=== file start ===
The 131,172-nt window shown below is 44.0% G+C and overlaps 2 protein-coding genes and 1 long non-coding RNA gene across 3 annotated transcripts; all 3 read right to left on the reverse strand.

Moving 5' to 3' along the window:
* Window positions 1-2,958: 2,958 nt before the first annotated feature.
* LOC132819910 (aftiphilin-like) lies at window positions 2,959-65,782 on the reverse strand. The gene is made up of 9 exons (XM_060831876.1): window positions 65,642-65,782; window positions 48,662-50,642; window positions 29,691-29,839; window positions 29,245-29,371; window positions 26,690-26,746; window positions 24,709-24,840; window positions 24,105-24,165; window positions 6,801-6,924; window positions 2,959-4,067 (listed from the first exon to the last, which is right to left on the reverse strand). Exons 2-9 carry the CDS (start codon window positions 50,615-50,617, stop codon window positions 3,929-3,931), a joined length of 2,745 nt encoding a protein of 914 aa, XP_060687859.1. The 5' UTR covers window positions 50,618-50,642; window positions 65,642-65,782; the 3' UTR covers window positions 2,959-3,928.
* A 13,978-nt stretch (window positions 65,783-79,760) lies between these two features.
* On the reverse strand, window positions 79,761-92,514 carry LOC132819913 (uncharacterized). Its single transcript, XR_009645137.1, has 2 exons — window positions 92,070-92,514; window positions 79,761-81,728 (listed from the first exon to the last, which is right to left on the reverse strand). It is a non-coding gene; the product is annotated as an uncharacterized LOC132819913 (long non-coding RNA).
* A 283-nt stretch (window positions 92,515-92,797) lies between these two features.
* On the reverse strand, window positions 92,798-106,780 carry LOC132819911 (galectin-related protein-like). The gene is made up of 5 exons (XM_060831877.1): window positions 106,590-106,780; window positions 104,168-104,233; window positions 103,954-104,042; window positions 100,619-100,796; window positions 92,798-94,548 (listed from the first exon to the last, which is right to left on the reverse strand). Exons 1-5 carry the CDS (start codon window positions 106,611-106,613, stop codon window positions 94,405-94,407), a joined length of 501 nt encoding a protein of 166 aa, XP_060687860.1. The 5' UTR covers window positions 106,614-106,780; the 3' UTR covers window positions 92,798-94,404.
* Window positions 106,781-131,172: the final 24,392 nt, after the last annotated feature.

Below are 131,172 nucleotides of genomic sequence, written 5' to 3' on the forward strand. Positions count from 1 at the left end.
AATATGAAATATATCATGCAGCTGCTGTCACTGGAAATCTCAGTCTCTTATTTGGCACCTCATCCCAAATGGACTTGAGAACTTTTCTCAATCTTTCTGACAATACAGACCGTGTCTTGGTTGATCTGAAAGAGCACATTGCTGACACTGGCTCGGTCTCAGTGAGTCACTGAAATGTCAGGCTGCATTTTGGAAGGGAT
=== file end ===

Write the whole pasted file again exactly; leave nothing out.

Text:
The 131,172-nt window shown below is 44.0% G+C and overlaps 2 protein-coding genes and 1 long non-coding RNA gene across 3 annotated transcripts; all 3 read right to left on the reverse strand.

Moving 5' to 3' along the window:
* Window positions 1-2,958: 2,958 nt before the first annotated feature.
* LOC132819910 (aftiphilin-like) lies at window positions 2,959-65,782 on the reverse strand. The gene is made up of 9 exons (XM_060831876.1): window positions 65,642-65,782; window positions 48,662-50,642; window positions 29,691-29,839; window positions 29,245-29,371; window positions 26,690-26,746; window positions 24,709-24,840; window positions 24,105-24,165; window positions 6,801-6,924; window positions 2,959-4,067 (listed from the first exon to the last, which is right to left on the reverse strand). Exons 2-9 carry the CDS (start codon window positions 50,615-50,617, stop codon window positions 3,929-3,931), a joined length of 2,745 nt encoding a protein of 914 aa, XP_060687859.1. The 5' UTR covers window positions 50,618-50,642; window positions 65,642-65,782; the 3' UTR covers window positions 2,959-3,928.
* A 13,978-nt stretch (window positions 65,783-79,760) lies between these two features.
* On the reverse strand, window positions 79,761-92,514 carry LOC132819913 (uncharacterized). Its single transcript, XR_009645137.1, has 2 exons — window positions 92,070-92,514; window positions 79,761-81,728 (listed from the first exon to the last, which is right to left on the reverse strand). It is a non-coding gene; the product is annotated as an uncharacterized LOC132819913 (long non-coding RNA).
* A 283-nt stretch (window positions 92,515-92,797) lies between these two features.
* On the reverse strand, window positions 92,798-106,780 carry LOC132819911 (galectin-related protein-like). The gene is made up of 5 exons (XM_060831877.1): window positions 106,590-106,780; window positions 104,168-104,233; window positions 103,954-104,042; window positions 100,619-100,796; window positions 92,798-94,548 (listed from the first exon to the last, which is right to left on the reverse strand). Exons 1-5 carry the CDS (start codon window positions 106,611-106,613, stop codon window positions 94,405-94,407), a joined length of 501 nt encoding a protein of 166 aa, XP_060687860.1. The 5' UTR covers window positions 106,614-106,780; the 3' UTR covers window positions 92,798-94,404.
* Window positions 106,781-131,172: the final 24,392 nt, after the last annotated feature.

Below are 131,172 nucleotides of genomic sequence, written 5' to 3' on the forward strand. Positions count from 1 at the left end.
AATATGAAATATATCATGCAGCTGCTGTCACTGGAAATCTCAGTCTCTTATTTGGCACCTCATCCCAAATGGACTTGAGAACTTTTCTCAATCTTTCTGACAATACAGACCGTGTCTTGGTTGATCTGAAAGAGCACATTGCTGACACTGGCTCGGTCTCAGTGAGTCACTGAAATGTCAGGCTGCATTTTGGAAGGGAT